Calls to the Burger King franchise in Arizona to get updated information were not returned.

There's another twist to this story.

Sgouros suggested that flunking an initial E-Verify test means "you are going to be denied that job unfairly."

In fact, if E-Verify -- which can only be done on someone who has just been hired -- can't find evidence that you are authorized to work in the United States, federal law requires the employer to keep you on the job and continue your training until you contest the finding and get a final determination.

Workers have eight business days to appeal. If they don't appeal, the employer can fire them.  Cases are typically resolved within 10 days, according to Paula Grenier, spokeswoman for U.S. Citizenship and Immigration Services.

(The number of problems could get even lower. Residents of 21 states can go online to see their status through the agency's E-Verify Self Check system. It's available for Massachusetts residents and should be online for Rhode Island and the rest of the United States sometime in March, Grenier said.)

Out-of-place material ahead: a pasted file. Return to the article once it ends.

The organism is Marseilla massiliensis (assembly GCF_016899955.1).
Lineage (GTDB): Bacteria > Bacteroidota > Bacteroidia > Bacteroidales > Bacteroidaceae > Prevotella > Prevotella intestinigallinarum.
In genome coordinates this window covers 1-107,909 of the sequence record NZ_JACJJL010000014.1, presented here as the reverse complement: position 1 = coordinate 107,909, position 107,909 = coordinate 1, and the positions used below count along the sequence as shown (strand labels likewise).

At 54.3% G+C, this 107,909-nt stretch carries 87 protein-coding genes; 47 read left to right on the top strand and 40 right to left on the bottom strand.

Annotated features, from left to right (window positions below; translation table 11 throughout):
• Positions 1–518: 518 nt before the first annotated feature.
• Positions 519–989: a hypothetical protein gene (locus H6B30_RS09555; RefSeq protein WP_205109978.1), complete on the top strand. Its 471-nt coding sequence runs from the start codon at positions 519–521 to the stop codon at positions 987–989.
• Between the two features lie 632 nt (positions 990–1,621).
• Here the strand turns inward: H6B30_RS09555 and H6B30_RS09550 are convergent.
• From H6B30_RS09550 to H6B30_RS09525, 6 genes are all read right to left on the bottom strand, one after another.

Our ruling

Thomas Sgouros said that 10 percent to 15 percent of people screened by the E-Verify system are falsely found to be ineligible to work.

His evidence is two small company studies from 2008 involving a few thousand workers. He claims that those anecdotal cases are more important than the national average.

But the Sgouros statement we're checking would lead viewers to believe that he was talking about the overall accuracy of E-Verify, not just two examples out of more than 300,000 employers who use the system.

Not only that, his examples are outdated. In the case of Intel, the initial rejection rate he cites hasn't been true for three years.

Much larger and more recent government analyses, one by the GAO, found that the initial rejection rate is closer to 2 percent. And some of those people are being told they are not eligible to work in the United States because, well, they're not. That makes the actual rate of mistaken rejections even lower.

The element of truth in his claim is so small, it doesn't even warrant a Mostly False. We rate it False.